David Mazzotta reviews Ian Fleming's debut novel
- Casino Royale - and asks, what was it like in the
Casino Royale - Review
7th February 2005
Fifty years ago, Ian Fleming
produced an unassuming espionage thriller without the slightest
notion that he was spawning an unparalleled entertainment franchise
and a mythology that continues to pervade popular culture half
a century later. What was it like in the beginning?
The plot of Casino Royale
is straightforward Cold War cloak and dagger. A despicable villain
known as LeChiffre is in trouble. He has used good deal of Soviet/Commie-backed
Union money to satisfy his own grotesque personal needs and, because
his brothel business has been legislated away, he turns to gambling
to get the money required to make his re-payment. LeChiffre is
desperate, knowing full well that should he fail to come up with
the required cash, he will be dealt with by SMERSH, a Soviet Agency
Far More Secret And Dangerous Than The KGB. The Good Guys - meaning
British Intelligence with help from French and American allies
- aim to destroy LeChiffre and scandalize the Soviet/Commie-backed
Union by sending their best gambler, James Bond, to bankrupt him
at the game of baccarat.
As the birthplace of Bond, Casino Royale can provide us
with the definitive answers to some burning questions that
have trouble mankind for many years. Specifically: he does
introduce himself as "Bond - James, Bond"; the car is not
an Aston Martin or a BMW - it's a Bentley; and the drink
is not a vodka martini (shaken, not stirred) - it is: three
measures of Gordon's Gin, one of vodka, and half a measure
of Kina Lillet. Shake very well until it's ice-cold, serve
in a deep champagne goblet, and garnish with a large thin
slice of lemon-peel.
But what can we say of the novel Casino Royale once we
divorce it of fifty years of cultural baggage?
The first thing that strikes you is the vast difference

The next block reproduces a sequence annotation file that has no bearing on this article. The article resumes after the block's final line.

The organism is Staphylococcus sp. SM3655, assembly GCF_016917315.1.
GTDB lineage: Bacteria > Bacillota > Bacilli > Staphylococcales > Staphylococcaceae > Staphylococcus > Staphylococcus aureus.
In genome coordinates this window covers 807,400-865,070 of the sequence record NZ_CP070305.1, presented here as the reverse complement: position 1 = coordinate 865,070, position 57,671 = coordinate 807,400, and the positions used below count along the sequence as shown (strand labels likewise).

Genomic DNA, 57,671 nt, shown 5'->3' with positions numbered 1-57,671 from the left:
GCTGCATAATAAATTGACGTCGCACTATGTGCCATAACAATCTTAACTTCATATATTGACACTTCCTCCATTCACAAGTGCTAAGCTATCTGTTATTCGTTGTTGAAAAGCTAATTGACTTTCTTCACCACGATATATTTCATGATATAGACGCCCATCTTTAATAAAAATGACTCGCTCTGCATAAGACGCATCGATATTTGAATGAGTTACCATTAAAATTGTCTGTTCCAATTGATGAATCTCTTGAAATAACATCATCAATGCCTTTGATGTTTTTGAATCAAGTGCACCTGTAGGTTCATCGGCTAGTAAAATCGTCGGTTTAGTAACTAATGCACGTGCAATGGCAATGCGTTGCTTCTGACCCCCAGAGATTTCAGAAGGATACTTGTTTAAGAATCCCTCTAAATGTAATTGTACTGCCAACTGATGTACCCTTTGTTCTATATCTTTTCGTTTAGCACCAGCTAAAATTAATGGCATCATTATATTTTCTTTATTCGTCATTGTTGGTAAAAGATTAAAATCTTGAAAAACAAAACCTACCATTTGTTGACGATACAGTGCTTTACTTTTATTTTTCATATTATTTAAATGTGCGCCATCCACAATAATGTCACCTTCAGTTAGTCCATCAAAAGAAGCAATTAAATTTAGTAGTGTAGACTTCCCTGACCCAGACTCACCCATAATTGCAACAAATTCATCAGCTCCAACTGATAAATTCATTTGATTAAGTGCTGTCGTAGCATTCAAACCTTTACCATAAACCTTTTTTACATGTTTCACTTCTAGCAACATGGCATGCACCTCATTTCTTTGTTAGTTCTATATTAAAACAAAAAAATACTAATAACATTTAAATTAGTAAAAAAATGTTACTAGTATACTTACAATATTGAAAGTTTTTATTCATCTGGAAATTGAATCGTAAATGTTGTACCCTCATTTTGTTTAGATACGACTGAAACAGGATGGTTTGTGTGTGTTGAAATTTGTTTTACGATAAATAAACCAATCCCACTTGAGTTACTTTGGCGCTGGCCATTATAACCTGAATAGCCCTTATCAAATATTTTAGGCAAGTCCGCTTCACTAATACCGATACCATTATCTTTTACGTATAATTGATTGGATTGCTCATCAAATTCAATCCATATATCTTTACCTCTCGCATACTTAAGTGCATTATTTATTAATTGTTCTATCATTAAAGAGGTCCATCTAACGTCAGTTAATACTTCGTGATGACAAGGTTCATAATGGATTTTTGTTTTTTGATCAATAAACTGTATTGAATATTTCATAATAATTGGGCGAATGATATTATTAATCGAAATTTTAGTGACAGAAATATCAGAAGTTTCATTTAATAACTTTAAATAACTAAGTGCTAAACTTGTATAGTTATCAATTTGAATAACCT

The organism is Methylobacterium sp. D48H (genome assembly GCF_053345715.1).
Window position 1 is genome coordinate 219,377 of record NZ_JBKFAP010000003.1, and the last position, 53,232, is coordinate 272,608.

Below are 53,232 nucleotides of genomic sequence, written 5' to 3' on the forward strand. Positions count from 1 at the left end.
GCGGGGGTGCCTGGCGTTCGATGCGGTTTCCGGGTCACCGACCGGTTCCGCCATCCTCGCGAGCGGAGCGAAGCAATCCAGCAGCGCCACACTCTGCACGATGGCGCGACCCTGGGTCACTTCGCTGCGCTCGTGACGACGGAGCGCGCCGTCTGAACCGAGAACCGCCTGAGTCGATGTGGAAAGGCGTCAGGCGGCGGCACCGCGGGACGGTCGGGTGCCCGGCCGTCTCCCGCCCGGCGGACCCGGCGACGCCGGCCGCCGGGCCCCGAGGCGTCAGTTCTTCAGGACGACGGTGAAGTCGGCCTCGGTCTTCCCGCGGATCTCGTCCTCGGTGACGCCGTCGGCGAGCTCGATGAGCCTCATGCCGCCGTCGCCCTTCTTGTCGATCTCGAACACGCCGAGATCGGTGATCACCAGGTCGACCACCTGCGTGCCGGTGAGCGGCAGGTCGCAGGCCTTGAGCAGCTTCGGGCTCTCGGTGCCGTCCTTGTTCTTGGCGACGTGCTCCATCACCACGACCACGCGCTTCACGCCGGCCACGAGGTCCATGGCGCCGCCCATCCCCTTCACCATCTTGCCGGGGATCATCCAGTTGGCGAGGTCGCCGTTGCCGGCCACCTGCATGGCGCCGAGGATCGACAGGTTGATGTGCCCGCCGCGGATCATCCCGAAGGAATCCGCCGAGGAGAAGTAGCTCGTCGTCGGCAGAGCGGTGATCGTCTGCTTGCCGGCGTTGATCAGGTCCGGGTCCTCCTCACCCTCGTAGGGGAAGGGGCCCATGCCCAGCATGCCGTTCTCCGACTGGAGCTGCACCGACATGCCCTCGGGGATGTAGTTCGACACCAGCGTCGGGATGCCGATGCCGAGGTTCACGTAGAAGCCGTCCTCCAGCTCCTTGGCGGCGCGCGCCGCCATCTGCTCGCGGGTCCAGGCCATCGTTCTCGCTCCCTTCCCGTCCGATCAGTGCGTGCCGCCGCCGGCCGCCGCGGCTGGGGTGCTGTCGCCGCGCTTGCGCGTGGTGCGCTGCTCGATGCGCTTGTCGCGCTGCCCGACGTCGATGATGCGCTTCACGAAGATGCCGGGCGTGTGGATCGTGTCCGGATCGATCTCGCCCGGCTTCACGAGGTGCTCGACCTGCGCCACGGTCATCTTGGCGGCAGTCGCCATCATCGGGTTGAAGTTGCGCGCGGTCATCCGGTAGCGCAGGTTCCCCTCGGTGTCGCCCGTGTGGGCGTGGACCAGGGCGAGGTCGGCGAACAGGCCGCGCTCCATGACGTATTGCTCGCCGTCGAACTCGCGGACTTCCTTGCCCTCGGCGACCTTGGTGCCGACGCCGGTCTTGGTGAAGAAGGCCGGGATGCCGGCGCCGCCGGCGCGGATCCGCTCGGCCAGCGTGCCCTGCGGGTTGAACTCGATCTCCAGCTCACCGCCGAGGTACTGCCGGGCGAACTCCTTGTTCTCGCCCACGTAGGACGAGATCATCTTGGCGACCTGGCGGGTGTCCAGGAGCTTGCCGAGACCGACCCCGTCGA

in the mores and manners expressed in the book compared
to contemporary society. That is not to suggest that Casino
Royale is intended to be a realistic portrayal of the times,
but the idealized milieu of the 1950s is quite different
from what its contemporary counterpart would be. Dress is
overly formal. Everyone smokes - all the time, everywhere.
They drink pretty much constantly, too; a behavior now generally
confined to college campuses.
Above: British Pan paperback edition.
It will surprise no one that Bond is an unrepentant misogynist.
When finding himself paired with a female agent - the lust-inducing
Vesper Lynd - he is disgusted in spite of his sexual attraction
to her. Bond firmly maintains that women are only "for recreation",
and declares her to be a "stupid bitch" - although not to her
face, gangsta rap having yet to make that fashionable. Yet, as
a chivalrous woman-hater, he is compelled to go on a dangerous
pursuit when she is kidnapped by the Evil Villain. This act of
overt male heroism ends with Bond getting tortured by having his
genitals beaten so badly that it takes him weeks in a hospital
to recover. Upon recovery, he is consumed with a desire to bed
Vesper Lynd in an effort to prove he can still, ahem, perform